4. Sip. I am the least classy alcohol drinker ever. I tend to chug and gulp, even wine. So slowing down to sip will be one of my challenges. For the best chance to taste all of the wine’s goodness, only take enough wine into your mouth so it’s about a third full; then you have room to swish things around. “Sipping” might also be a bit of a misnomer. In this case, “slurping” can be beneficial because you’ll bring in air with the wine, and letting the wine mix with air in your mouth brings out more of the flavor. You also need to swish things around because your tongue’s flavor sensors – specifically the sensors for sweetness, sourness, and bitterness – are in three different places. You want the wine to make contact with all of them. A wine’s sweetness will register on the front of your tongue. Bitterness registers on the back of your tongue. And acidity and sourness register on the sides of your tongue. So – move that wine around! You’re practically gargling in there! Want to take things to the next level? Swirl the wine while smelling the glass again. Sensory overload!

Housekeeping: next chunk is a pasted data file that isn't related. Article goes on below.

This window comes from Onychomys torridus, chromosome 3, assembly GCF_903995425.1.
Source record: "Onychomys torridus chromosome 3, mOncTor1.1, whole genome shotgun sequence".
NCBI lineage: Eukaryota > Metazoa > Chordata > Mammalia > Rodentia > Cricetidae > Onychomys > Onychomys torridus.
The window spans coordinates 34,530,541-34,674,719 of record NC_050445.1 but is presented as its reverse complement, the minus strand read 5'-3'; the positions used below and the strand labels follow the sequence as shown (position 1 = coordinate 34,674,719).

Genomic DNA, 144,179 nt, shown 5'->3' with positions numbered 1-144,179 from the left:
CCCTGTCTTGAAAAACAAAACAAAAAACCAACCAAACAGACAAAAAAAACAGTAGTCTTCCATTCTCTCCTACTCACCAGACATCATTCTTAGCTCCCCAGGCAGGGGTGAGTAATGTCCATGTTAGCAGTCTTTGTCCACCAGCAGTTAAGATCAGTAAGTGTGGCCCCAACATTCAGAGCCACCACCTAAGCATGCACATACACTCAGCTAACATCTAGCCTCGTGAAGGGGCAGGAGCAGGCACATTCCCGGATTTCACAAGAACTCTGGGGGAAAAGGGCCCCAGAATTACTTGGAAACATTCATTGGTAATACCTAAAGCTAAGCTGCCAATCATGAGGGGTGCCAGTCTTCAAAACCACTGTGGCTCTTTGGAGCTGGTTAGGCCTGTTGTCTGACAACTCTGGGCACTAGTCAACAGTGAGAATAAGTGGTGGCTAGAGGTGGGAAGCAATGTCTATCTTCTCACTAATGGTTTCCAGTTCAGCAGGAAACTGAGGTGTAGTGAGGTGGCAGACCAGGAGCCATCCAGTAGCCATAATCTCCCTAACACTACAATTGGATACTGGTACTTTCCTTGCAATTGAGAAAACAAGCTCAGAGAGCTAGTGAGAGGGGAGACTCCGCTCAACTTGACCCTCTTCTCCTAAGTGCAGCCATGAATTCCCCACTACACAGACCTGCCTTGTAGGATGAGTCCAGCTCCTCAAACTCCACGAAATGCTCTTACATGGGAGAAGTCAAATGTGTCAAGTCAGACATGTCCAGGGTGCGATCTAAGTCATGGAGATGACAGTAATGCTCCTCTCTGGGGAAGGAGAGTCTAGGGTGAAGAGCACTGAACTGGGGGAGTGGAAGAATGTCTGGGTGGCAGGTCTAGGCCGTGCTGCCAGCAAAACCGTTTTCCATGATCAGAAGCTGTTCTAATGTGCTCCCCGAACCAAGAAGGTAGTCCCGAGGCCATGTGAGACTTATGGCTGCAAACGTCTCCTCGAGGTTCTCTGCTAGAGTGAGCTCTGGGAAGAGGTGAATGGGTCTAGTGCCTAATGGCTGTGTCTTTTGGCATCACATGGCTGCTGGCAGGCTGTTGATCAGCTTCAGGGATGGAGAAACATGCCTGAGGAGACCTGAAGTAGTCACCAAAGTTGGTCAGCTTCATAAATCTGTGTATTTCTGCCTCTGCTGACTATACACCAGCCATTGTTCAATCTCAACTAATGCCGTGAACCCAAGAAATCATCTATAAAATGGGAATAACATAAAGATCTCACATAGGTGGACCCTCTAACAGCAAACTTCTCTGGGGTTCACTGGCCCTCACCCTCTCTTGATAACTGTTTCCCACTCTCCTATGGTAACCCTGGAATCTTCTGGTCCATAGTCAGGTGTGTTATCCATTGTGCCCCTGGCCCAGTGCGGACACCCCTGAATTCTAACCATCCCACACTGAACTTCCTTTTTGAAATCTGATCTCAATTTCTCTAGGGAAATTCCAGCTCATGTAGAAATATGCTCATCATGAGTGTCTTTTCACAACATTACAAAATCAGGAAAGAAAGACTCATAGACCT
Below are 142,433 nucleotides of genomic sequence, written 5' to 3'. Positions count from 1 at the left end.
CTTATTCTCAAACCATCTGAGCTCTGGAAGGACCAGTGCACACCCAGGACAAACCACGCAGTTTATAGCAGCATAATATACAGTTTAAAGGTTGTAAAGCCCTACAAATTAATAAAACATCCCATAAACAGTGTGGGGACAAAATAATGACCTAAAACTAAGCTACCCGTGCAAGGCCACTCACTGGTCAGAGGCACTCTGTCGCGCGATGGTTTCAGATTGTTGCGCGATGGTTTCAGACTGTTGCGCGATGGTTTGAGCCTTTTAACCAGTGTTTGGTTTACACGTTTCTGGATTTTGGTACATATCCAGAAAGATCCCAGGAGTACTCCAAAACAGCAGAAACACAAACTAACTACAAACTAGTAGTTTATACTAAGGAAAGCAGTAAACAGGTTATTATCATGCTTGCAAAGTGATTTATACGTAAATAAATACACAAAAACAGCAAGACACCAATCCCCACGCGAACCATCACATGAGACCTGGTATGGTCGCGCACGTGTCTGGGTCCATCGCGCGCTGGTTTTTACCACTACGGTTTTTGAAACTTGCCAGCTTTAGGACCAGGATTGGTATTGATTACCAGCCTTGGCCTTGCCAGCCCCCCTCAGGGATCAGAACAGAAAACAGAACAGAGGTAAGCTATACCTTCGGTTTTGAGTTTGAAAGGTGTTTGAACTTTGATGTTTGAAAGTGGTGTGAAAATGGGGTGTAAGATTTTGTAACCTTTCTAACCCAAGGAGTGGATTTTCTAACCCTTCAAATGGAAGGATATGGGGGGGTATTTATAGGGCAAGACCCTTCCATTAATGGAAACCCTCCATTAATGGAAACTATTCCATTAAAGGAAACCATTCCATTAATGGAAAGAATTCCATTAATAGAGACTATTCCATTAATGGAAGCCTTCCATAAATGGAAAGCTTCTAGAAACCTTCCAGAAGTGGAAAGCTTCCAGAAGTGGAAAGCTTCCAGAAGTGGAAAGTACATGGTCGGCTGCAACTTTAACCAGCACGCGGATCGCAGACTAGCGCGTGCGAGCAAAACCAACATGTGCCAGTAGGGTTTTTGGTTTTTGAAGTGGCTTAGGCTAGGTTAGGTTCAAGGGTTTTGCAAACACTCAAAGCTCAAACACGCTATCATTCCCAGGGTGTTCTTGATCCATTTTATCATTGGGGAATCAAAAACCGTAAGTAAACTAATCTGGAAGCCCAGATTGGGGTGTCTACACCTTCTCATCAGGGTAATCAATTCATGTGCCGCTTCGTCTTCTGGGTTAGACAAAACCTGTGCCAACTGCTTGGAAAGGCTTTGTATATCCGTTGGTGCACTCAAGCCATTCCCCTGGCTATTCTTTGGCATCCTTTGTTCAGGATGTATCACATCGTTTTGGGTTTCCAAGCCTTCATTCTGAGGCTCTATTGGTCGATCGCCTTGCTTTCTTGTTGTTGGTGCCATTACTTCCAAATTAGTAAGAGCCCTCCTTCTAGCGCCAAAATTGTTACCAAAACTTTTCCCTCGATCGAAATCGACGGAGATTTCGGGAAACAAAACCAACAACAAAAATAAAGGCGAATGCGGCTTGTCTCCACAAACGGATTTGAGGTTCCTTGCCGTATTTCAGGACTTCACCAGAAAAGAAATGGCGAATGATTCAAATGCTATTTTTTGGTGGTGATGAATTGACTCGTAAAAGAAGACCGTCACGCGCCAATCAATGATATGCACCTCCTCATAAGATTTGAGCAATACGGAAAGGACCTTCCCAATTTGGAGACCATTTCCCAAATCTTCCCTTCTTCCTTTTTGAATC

5. Savor. This is the part where I get to chug, right? Alas, no – this is when we continue to swirl things around and note the subtle flavors in the wine. Feel free to open your mouth a bit to let in some more air so the wine is good an oxidized. Eventually, though, you’ll have to swallow that wine (unless you’re hardcore and spit like the pro tasters). Once the wine leaves your mouth, take note of how long the taste sticks around and what tastes replace it after the good stuff drifts away. The longer you can taste the good stuff, the better quality the wine. If it burns going down and immediately leaves you with the taste of grass in your mouth… probably not the best wine out there.